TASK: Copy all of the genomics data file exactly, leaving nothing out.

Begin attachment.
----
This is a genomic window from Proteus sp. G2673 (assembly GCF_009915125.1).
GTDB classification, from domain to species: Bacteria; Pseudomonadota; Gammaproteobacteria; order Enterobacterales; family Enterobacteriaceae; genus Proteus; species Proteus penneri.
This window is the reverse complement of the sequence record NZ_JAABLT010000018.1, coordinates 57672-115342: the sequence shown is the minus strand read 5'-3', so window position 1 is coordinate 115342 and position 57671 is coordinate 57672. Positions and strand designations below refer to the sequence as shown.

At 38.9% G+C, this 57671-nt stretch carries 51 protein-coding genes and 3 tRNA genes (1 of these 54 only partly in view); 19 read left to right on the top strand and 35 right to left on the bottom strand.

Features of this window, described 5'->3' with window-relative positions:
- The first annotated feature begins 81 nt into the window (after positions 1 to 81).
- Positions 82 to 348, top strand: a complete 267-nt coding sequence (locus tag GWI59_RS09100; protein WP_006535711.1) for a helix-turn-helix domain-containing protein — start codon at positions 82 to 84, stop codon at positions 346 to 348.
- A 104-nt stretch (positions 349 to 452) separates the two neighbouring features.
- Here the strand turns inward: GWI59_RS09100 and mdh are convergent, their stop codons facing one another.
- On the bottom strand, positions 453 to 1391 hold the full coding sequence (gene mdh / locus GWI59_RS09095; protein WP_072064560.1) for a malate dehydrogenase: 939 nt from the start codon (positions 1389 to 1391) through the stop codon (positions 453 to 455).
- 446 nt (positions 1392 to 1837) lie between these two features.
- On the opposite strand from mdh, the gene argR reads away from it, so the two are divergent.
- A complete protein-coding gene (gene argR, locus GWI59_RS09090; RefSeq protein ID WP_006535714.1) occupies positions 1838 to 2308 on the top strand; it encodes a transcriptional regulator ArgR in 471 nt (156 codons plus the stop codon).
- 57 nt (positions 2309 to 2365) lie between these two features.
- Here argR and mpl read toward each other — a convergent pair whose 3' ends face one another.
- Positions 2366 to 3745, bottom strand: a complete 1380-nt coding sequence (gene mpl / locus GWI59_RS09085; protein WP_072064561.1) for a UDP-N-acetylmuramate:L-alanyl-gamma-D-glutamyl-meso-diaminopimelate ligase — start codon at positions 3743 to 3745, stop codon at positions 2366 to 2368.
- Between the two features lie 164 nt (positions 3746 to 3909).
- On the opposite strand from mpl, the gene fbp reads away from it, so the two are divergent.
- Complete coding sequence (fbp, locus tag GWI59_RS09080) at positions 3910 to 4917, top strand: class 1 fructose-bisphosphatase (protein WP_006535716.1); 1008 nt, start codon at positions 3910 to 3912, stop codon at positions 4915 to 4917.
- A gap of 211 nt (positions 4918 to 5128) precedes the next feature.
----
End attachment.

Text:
This is a genomic window from Proteus sp. G2673 (assembly GCF_009915125.1).
GTDB classification, from domain to species: Bacteria; Pseudomonadota; Gammaproteobacteria; order Enterobacterales; family Enterobacteriaceae; genus Proteus; species Proteus penneri.
This window is the reverse complement of the sequence record NZ_JAABLT010000018.1, coordinates 57672-115342: the sequence shown is the minus strand read 5'-3', so window position 1 is coordinate 115342 and position 57671 is coordinate 57672. Positions and strand designations below refer to the sequence as shown.

At 38.9% G+C, this 57671-nt stretch carries 51 protein-coding genes and 3 tRNA genes (1 of these 54 only partly in view); 19 read left to right on the top strand and 35 right to left on the bottom strand.

Features of this window, described 5'->3' with window-relative positions:
- The first annotated feature begins 81 nt into the window (after positions 1 to 81).
- Positions 82 to 348, top strand: a complete 267-nt coding sequence (locus tag GWI59_RS09100; protein WP_006535711.1) for a helix-turn-helix domain-containing protein — start codon at positions 82 to 84, stop codon at positions 346 to 348.
- A 104-nt stretch (positions 349 to 452) separates the two neighbouring features.
- Here the strand turns inward: GWI59_RS09100 and mdh are convergent, their stop codons facing one another.
- On the bottom strand, positions 453 to 1391 hold the full coding sequence (gene mdh / locus GWI59_RS09095; protein WP_072064560.1) for a malate dehydrogenase: 939 nt from the start codon (positions 1389 to 1391) through the stop codon (positions 453 to 455).
- 446 nt (positions 1392 to 1837) lie between these two features.
- On the opposite strand from mdh, the gene argR reads away from it, so the two are divergent.
- A complete protein-coding gene (gene argR, locus GWI59_RS09090; RefSeq protein ID WP_006535714.1) occupies positions 1838 to 2308 on the top strand; it encodes a transcriptional regulator ArgR in 471 nt (156 codons plus the stop codon).
- 57 nt (positions 2309 to 2365) lie between these two features.
- Here argR and mpl read toward each other — a convergent pair whose 3' ends face one another.
- Positions 2366 to 3745, bottom strand: a complete 1380-nt coding sequence (gene mpl / locus GWI59_RS09085; protein WP_072064561.1) for a UDP-N-acetylmuramate:L-alanyl-gamma-D-glutamyl-meso-diaminopimelate ligase — start codon at positions 3743 to 3745, stop codon at positions 2366 to 2368.
- Between the two features lie 164 nt (positions 3746 to 3909).
- On the opposite strand from mpl, the gene fbp reads away from it, so the two are divergent.
- Complete coding sequence (fbp, locus tag GWI59_RS09080) at positions 3910 to 4917, top strand: class 1 fructose-bisphosphatase (protein WP_006535716.1); 1008 nt, start codon at positions 3910 to 3912, stop codon at positions 4915 to 4917.
- A gap of 211 nt (positions 4918 to 5128) precedes the next feature.